3. Depends on the cause and the product! Just as some products fail and some succeed so, too, with causes. The Nature Conservancy, World Wildlife Fund, Kiva … the list is endless … have done very well. So, too, have social enterprises, such as Method, which markets both products and a cause.

    In some of the examples you give, such as smoking, there was a token effort at selling the “cause” of stopping smoking but a much larger effort was being made by cigarette companies to keep selling to young people and overseas. A better example is Mother’s Against Drunk Driving. MADD sold the “cause” of designated driver very well. And changed laws throughout the country.

    Causes sell. You just need to make a solid marketing plan.

    1. Thanks for coming by, Geri. I guess it’s easy to cite the winners. I also think MADD had a no-brainer cause, and was looking at change that was easy to accept.

      So if causes sell, please explain to me why homelessness doesn’t get resolved. Given the incredible amount of money put behind the green movement, sustainability as a national movement has yet to take hold. Why have they failed? It isn’t for lack of a solid marketing plan. Or maybe the opposition has as strong marketing with more $.

      So I’d argue that there are some causes that have it easier than the other 90%. Thanks for coming by, Geri.

  4. Big topic, isn’t the answer always “it depends on perspective?” Couple of observations from marketing both:
    – Marketing a cause is more like marketing a brand: build awareness + emotional connection. Marketing a product is more like marketing an action: conversion matters. People may connect to a brand or a cause, but may or may not want to pay for the brand’s product or the cause’s actions.
    – Purchase decisions for products are often driven by a specific personal need: once identified, easier to pinpoint + satisfy (solve). Individual donor decisions are often driven by personal values about a greater social need: not easily pinpointed or solved (satisfied) by a single donation.
    At the end of the day, there is such opportunity for cross-sector testing and learning – there are effective and cra__y campaigns for both products and causes – it’s important to recognize that each has unique ease and challenge.

    1. This is probably the most interesting answer I have seen yet. It like the crossroads of the two, cause marketing, which is extremely challenging. Truly there is a lot of context there, and Joe Waters (cited above) is a leading voice on that topic.

  5. Thanks for a great post, Geoff. I think it is a no brainer that cause marketing is harder than product marketing. Getting people to change their ideas or behaviors is infinitely harder than getting them to buy something (or at least something that is not extremely pricey or life changing). There is little risk involved, for example, in purchasing Dannon yogurt versus Yoplait. Buying either one is easy to do, and your family and friends have little if no interest in your decision. Marketing is really just a matter of getting your four Ps right.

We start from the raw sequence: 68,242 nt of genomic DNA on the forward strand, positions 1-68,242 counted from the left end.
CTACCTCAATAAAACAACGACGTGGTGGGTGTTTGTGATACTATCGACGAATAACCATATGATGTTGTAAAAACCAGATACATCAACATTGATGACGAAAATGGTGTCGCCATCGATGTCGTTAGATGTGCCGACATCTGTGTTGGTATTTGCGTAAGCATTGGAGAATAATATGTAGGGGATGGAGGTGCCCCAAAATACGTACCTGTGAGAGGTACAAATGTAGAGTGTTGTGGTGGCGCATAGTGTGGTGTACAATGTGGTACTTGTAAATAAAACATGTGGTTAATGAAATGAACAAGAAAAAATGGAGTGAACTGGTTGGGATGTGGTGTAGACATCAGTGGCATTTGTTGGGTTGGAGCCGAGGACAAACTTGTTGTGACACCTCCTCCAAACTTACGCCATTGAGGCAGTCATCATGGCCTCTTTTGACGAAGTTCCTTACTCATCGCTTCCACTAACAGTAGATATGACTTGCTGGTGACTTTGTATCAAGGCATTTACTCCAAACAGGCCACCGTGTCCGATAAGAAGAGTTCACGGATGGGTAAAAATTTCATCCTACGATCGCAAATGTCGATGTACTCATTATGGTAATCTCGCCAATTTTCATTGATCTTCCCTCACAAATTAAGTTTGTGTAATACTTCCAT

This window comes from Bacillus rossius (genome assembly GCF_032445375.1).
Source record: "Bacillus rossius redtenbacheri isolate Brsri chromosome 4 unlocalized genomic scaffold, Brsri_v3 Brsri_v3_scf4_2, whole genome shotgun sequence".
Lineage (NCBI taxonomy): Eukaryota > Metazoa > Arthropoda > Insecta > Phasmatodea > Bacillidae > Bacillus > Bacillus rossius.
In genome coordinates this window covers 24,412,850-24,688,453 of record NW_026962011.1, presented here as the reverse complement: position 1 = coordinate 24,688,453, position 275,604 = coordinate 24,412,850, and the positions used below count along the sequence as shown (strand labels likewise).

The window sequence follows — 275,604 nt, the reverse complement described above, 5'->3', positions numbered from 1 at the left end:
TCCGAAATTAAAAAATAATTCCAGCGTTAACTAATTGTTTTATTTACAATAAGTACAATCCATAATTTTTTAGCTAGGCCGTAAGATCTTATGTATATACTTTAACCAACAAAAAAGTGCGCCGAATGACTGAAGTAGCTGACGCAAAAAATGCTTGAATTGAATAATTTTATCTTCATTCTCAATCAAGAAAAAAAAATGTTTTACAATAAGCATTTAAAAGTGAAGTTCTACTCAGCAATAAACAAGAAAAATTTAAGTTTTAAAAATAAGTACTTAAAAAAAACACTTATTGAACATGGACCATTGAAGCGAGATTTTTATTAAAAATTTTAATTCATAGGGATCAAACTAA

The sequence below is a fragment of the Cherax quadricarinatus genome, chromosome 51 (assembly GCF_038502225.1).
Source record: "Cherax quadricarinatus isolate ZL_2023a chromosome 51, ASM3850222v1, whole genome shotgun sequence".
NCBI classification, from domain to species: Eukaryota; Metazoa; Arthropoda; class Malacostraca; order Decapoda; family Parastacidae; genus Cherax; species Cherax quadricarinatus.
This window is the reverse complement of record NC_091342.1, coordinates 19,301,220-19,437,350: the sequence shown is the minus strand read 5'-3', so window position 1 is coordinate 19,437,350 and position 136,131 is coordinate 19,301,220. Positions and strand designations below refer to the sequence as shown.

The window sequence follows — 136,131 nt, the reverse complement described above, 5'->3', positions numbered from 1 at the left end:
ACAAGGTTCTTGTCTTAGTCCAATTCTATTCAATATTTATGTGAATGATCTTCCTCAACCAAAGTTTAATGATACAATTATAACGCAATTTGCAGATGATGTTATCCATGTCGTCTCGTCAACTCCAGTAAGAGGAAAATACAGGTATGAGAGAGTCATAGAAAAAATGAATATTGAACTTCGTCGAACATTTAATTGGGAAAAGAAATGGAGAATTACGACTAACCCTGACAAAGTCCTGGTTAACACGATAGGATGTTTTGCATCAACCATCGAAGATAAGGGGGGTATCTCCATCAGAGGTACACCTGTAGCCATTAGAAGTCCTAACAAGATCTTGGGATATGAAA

To get people to use condoms, start fundraising for a cause, appoint a designated driver at the beginning of a night on the town, etc., it’s a lot harder. Your marketing/outreach also has to find a way to get them to:

    — See the issue as important
    — Believe the risks out weight the rewards
    — Feel a sense of self-efficacy to exercise personal control
    — Feel they have their community’s support and/their actions are consistent with their family, social, and cultural contexts

    In other words, your marketing/outreach has to go way beyond the four Ps, which is much more costly. Non-profits with meager resources often don’t have that kind of money. But if they cut corners on things like research to save money, their cause marketing endeavors are likely to not be too successful. Their people still deserve a ton of respect for trying to do way more with much less!

    1. Finally, someone agrees with me. Sniff. I was so alone!

      I love the use of the Four Ps in your analysis. Good usage of current and timeless theory. Thanks for coming by and adding this additional discussion to the thread!

  6. I think it all comes to down to whom you talk with; if
    you’re talking with someone you already know, it’s not necessarily
    easier (as you still have to carefully and precisely communicate
    the idea to motivate or ignite “YES” answers) but it gets a higher
    chance of positive responses. Asking friends to watch a movie at
    the local mall with you is 5x times easier than asking complete
    strangers or someone you just meet. So I won’t compare non profit
    VS business causes, products or ideas — but whom do you approach,
    how and why. Always, approaching friends is easier to deal with and
    mark a favorable response than strangers or people you just
    meet.